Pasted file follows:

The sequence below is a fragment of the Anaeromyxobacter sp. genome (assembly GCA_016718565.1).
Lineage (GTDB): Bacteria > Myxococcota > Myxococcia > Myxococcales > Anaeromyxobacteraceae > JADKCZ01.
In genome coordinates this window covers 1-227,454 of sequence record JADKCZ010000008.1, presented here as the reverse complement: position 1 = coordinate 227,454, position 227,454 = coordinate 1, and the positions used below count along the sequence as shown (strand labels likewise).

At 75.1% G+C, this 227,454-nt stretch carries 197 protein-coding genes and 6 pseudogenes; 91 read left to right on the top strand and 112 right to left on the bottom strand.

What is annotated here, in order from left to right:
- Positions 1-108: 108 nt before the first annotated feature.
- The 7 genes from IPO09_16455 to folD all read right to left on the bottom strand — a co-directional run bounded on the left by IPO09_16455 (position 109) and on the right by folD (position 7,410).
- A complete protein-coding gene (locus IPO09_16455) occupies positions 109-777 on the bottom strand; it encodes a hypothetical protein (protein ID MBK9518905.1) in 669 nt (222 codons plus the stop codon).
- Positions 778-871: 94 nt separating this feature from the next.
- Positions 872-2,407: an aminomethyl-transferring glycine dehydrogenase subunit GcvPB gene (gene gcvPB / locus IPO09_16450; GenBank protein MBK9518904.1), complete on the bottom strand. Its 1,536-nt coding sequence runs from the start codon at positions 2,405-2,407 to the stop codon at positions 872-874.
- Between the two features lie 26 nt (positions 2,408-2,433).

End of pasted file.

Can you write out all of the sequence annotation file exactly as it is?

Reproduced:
The sequence below is a fragment of the Anaeromyxobacter sp. genome (assembly GCA_016718565.1).
Lineage (GTDB): Bacteria > Myxococcota > Myxococcia > Myxococcales > Anaeromyxobacteraceae > JADKCZ01.
In genome coordinates this window covers 1-227,454 of sequence record JADKCZ010000008.1, presented here as the reverse complement: position 1 = coordinate 227,454, position 227,454 = coordinate 1, and the positions used below count along the sequence as shown (strand labels likewise).

At 75.1% G+C, this 227,454-nt stretch carries 197 protein-coding genes and 6 pseudogenes; 91 read left to right on the top strand and 112 right to left on the bottom strand.

What is annotated here, in order from left to right:
- Positions 1-108: 108 nt before the first annotated feature.
- The 7 genes from IPO09_16455 to folD all read right to left on the bottom strand — a co-directional run bounded on the left by IPO09_16455 (position 109) and on the right by folD (position 7,410).
- A complete protein-coding gene (locus IPO09_16455) occupies positions 109-777 on the bottom strand; it encodes a hypothetical protein (protein ID MBK9518905.1) in 669 nt (222 codons plus the stop codon).
- Positions 778-871: 94 nt separating this feature from the next.
- Positions 872-2,407: an aminomethyl-transferring glycine dehydrogenase subunit GcvPB gene (gene gcvPB / locus IPO09_16450; GenBank protein MBK9518904.1), complete on the bottom strand. Its 1,536-nt coding sequence runs from the start codon at positions 2,405-2,407 to the stop codon at positions 872-874.
- Between the two features lie 26 nt (positions 2,408-2,433).